by Ian Mann
December 17, 2019
Ian Mann enjoys performances from groups led by guitarist Nicolas Meier, vocalist Cherise and trumpeter Keyon Harrold.
Photograph of Keyon Harrold sourced from the EFG London Jazz Festival website;
EFG London Jazz Festival 2019
Day Eight, Friday 22nd November 2019
NICOLAS MEIER WORLD GROUP, CULFORD ROOM, CADOGAN HALL
Today was my first visit to the free “Out To Lunch” series of events held at midday on weekday lunchtimes during the Festival in the foyer at Cadogan Hall. These events had been particularly well attended with people queuing around the block on Monday for the performance by the celebrated drummer Clark Tracey and his current quintet of young jazz lions.
Things were scarcely less frantic for the visit of Swiss born, London based guitarist Nicolas Meier and his World Group, a quartet that also featured the talents of Richard Jones (violin), Kevin Glasgow (six string electric bass) and Spanish percussionist Demi Garcia. This line up appears on Meier’s latest album “Peaceful”, a recording recently reviewed on the Jazzmann.
Meier is something of a Jazzmann favourite and has appeared on these web pages many times, usually leading his own groups but also as part of a duo with fellow guitarist Pete Oxley. He has also worked with cellist Shirley Smart, bassist Nick Kacal’s Guerilla Sound group, drummer Robert Castelli’s Boom Quartet and the genre hopping quartet Eclectica! He also played on, and produced, the 2018 release “Across The Bridge”, the latest album by the Belgian born vocalist and songwriter Gabrielle Ducomble. Most famously he has been part of the band led by rock guitar great Jeff Beck.
Meier has long harboured a fascination for the music of the Middle East, inspired by his Turkish wife, Songul, who acts as his muse and also provides the distinctive artwork that has graced the covers of many of Meier’s recordings. His latest release expands upon this as he explores the music of the wider Mediterranean and beyond, including the sounds of Brazil.
Introducing today’s show, which was largely centred around the material from the “Peaceful” album, Meier promised to take us on a musical journey, and this was exactly what he and his colleagues delivered, with this colourful music taking on even greater vibrancy and vividness in the crucible of a live performance.
From the new album “Manzanita Samba” took us straight to Brazil in a lively performance that incorporated solos from Jones on violin, Glasgow on bass and Meier on guitar, with Garcia also blowing a whistle during his percussion feature, as if to emphasise the authenticity of the tune’s samba credentials. The writing was both episodic and highly melodic, perhaps influenced by fellow guitarist Pat Metheny’s experiments with Brazilian music.
Also from the “Peaceful” recording “Besiktas Café” now transported us to Turkey with a jazz waltz combining Middle Eastern and gypsy jazz influences and featuring a delightful guitar/violin duet and a typically agile six string electric bass solo from Glasgow.
Meier deploys a range of guitars, the majority of them made by the Swiss company Godin. On the beguiling “Caravan of Anatolia” his instrument approximated the sound of the oud, the lute like instrument found in many Mediterranean countries, from North Africa to Asia Minor to the Balkans. His playing was augmented by the atmospheric drone of Jones’ violin and the rustle of Garcia’s percussion. Solos here came from Jones on violin and Garcia with a vigorous percussion feature that showcased his powerful hand drumming in a series of vivacious exchanges with the leader.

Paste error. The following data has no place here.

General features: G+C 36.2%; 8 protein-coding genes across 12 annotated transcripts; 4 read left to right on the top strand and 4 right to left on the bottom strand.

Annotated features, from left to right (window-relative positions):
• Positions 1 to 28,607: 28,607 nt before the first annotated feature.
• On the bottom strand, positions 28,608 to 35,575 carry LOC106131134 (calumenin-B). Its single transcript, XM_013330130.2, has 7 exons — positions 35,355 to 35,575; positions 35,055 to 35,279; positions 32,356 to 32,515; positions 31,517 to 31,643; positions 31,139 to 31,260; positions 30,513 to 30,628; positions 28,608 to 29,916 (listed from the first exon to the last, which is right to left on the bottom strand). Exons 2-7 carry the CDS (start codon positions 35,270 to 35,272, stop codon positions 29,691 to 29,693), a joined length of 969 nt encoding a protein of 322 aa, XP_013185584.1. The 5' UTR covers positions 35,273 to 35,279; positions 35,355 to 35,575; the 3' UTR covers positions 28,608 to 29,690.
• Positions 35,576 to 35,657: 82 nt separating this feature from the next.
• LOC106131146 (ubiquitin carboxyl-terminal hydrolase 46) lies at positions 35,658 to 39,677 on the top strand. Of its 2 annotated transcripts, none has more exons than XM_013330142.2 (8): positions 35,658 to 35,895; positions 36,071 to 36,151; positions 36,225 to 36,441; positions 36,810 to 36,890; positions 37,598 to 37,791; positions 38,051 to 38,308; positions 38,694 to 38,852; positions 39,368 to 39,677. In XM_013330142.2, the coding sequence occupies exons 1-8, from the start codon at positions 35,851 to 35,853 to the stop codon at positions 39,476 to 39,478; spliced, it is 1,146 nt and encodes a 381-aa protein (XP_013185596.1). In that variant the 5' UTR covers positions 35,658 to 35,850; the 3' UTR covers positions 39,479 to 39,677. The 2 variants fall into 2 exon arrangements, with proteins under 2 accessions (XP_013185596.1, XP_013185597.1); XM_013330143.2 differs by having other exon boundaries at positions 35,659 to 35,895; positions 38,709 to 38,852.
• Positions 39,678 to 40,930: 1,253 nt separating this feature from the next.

“City of the Three Rivers” introduced an unexpected geographical location in the form of a tune inspired by the German city of Passau. Nevertheless the music still maintained something of a Middle Eastern feel, plus a dash of flamenco. Solos here came from Meier on guitar and Jones on violin, the latter combining pizzicato and arco techniques.
An excellent first set concluded with “Riversides”, a tune sourced from Meier’s 2016 album “Infinity”, recorded in the company of American jazz heavyweights Vinnie Colaiuta (drums) and Jimmy Haslip (bass). The album also includes contributions from a number of guest violinists, Jones among them. Today the tune featured Meier playing the eleven string, fretless glissentar, an instrument capable of creating an even more authentic oud like sound. Meier featured as a soloist here, combining the sounds of the Middle East and North Africa with the rock rhythms slammed out by Garcia, other featured soloist.
Set two also began with another excursion to Brazil in the form of “Samba Orfeu”, written by Luiz Bonfa. This commenced with a passage of unaccompanied guitar from Meier and also incorporated solos from Jones and Glasgow, plus a series of drum breaks from Garcia.
It was back to Turkey for Meier’s own “Prince’s Islands”, composed for the small archipelago in the Sea of Marmara, just South East of Istanbul. Again this featured a solo guitar introduction, but with Meier now affecting an oud like sound as he shared the solos with Jones’ soaring violin. Meier and Jones have played together in various ensembles and have established a highly effective musical rapport.
Garcia brings the influence of Spanish music to the group, a fact demonstrated by the flamenco flavourings of Meier’s composition “Water Lilies”. Something of a showcase for the percussionist this featured Garcia on cajon and hand-claps (palmas) and included a series of dazzling guitar/percussion exchanges, with further solos coming from Meier and Jones.
“Tales”, from the “Infinity” album slowed the pace a little and acted as something of a feature for the excellent Jones, who shared the solos with Meier and Glasgow.
A superb second set ended with “Adiguzel”, a tune from Meier’s 2006 album “Orient” that has remained a live favourite ever since, a fast and furious piece that Meier today described as a “Turkish dance”. The leader again adopted an oud like sound on his guitar and his solo also included the inventive use of electronic FX. Jones introduced Celtic folk elements to his violin solo while Glasgow soloed with his customary flair and dexterity. A terrific way to end two sets of excellent music with the band really building up a head of steam after the break.